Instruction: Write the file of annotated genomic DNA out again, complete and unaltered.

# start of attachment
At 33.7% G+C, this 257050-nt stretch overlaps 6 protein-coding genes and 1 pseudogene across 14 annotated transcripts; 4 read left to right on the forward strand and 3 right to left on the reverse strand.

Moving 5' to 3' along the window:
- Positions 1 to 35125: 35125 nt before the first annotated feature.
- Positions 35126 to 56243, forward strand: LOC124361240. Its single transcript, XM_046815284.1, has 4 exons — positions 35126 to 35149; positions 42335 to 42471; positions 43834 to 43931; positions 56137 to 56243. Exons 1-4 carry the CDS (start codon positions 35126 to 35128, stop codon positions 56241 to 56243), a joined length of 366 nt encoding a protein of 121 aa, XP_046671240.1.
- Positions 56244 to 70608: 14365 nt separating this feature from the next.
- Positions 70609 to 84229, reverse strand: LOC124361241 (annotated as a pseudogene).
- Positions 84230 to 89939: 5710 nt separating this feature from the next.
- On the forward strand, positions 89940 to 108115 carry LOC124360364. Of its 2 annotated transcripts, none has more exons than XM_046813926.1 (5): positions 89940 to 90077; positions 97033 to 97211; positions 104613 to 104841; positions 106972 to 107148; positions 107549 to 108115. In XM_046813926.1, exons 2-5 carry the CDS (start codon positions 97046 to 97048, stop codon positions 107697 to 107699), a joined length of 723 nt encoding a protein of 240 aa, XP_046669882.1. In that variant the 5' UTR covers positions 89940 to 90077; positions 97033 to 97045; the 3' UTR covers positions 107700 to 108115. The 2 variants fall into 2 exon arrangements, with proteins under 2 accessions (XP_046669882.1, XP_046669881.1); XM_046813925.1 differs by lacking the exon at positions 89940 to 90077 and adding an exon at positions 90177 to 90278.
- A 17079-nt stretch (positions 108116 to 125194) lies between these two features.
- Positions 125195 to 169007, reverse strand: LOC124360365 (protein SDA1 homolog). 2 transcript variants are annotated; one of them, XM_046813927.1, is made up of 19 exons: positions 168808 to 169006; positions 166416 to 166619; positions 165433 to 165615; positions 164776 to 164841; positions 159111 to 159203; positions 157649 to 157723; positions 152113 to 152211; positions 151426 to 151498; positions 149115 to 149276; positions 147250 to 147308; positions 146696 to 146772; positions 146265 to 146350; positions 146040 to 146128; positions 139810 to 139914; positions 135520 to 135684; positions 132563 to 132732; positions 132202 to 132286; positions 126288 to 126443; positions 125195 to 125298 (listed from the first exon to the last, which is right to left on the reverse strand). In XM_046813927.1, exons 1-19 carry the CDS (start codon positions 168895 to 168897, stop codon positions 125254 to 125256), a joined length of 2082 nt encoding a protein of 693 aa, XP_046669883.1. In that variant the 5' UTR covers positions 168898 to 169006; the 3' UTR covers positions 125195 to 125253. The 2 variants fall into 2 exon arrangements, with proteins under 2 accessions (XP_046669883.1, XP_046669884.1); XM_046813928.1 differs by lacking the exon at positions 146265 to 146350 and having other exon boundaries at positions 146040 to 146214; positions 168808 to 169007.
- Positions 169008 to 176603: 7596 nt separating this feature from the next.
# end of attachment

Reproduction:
At 33.7% G+C, this 257050-nt stretch overlaps 6 protein-coding genes and 1 pseudogene across 14 annotated transcripts; 4 read left to right on the forward strand and 3 right to left on the reverse strand.

Moving 5' to 3' along the window:
- Positions 1 to 35125: 35125 nt before the first annotated feature.
- Positions 35126 to 56243, forward strand: LOC124361240. Its single transcript, XM_046815284.1, has 4 exons — positions 35126 to 35149; positions 42335 to 42471; positions 43834 to 43931; positions 56137 to 56243. Exons 1-4 carry the CDS (start codon positions 35126 to 35128, stop codon positions 56241 to 56243), a joined length of 366 nt encoding a protein of 121 aa, XP_046671240.1.
- Positions 56244 to 70608: 14365 nt separating this feature from the next.
- Positions 70609 to 84229, reverse strand: LOC124361241 (annotated as a pseudogene).
- Positions 84230 to 89939: 5710 nt separating this feature from the next.
- On the forward strand, positions 89940 to 108115 carry LOC124360364. Of its 2 annotated transcripts, none has more exons than XM_046813926.1 (5): positions 89940 to 90077; positions 97033 to 97211; positions 104613 to 104841; positions 106972 to 107148; positions 107549 to 108115. In XM_046813926.1, exons 2-5 carry the CDS (start codon positions 97046 to 97048, stop codon positions 107697 to 107699), a joined length of 723 nt encoding a protein of 240 aa, XP_046669882.1. In that variant the 5' UTR covers positions 89940 to 90077; positions 97033 to 97045; the 3' UTR covers positions 107700 to 108115. The 2 variants fall into 2 exon arrangements, with proteins under 2 accessions (XP_046669882.1, XP_046669881.1); XM_046813925.1 differs by lacking the exon at positions 89940 to 90077 and adding an exon at positions 90177 to 90278.
- A 17079-nt stretch (positions 108116 to 125194) lies between these two features.
- Positions 125195 to 169007, reverse strand: LOC124360365 (protein SDA1 homolog). 2 transcript variants are annotated; one of them, XM_046813927.1, is made up of 19 exons: positions 168808 to 169006; positions 166416 to 166619; positions 165433 to 165615; positions 164776 to 164841; positions 159111 to 159203; positions 157649 to 157723; positions 152113 to 152211; positions 151426 to 151498; positions 149115 to 149276; positions 147250 to 147308; positions 146696 to 146772; positions 146265 to 146350; positions 146040 to 146128; positions 139810 to 139914; positions 135520 to 135684; positions 132563 to 132732; positions 132202 to 132286; positions 126288 to 126443; positions 125195 to 125298 (listed from the first exon to the last, which is right to left on the reverse strand). In XM_046813927.1, exons 1-19 carry the CDS (start codon positions 168895 to 168897, stop codon positions 125254 to 125256), a joined length of 2082 nt encoding a protein of 693 aa, XP_046669883.1. In that variant the 5' UTR covers positions 168898 to 169006; the 3' UTR covers positions 125195 to 125253. The 2 variants fall into 2 exon arrangements, with proteins under 2 accessions (XP_046669883.1, XP_046669884.1); XM_046813928.1 differs by lacking the exon at positions 146265 to 146350 and having other exon boundaries at positions 146040 to 146214; positions 168808 to 169007.
- Positions 169008 to 176603: 7596 nt separating this feature from the next.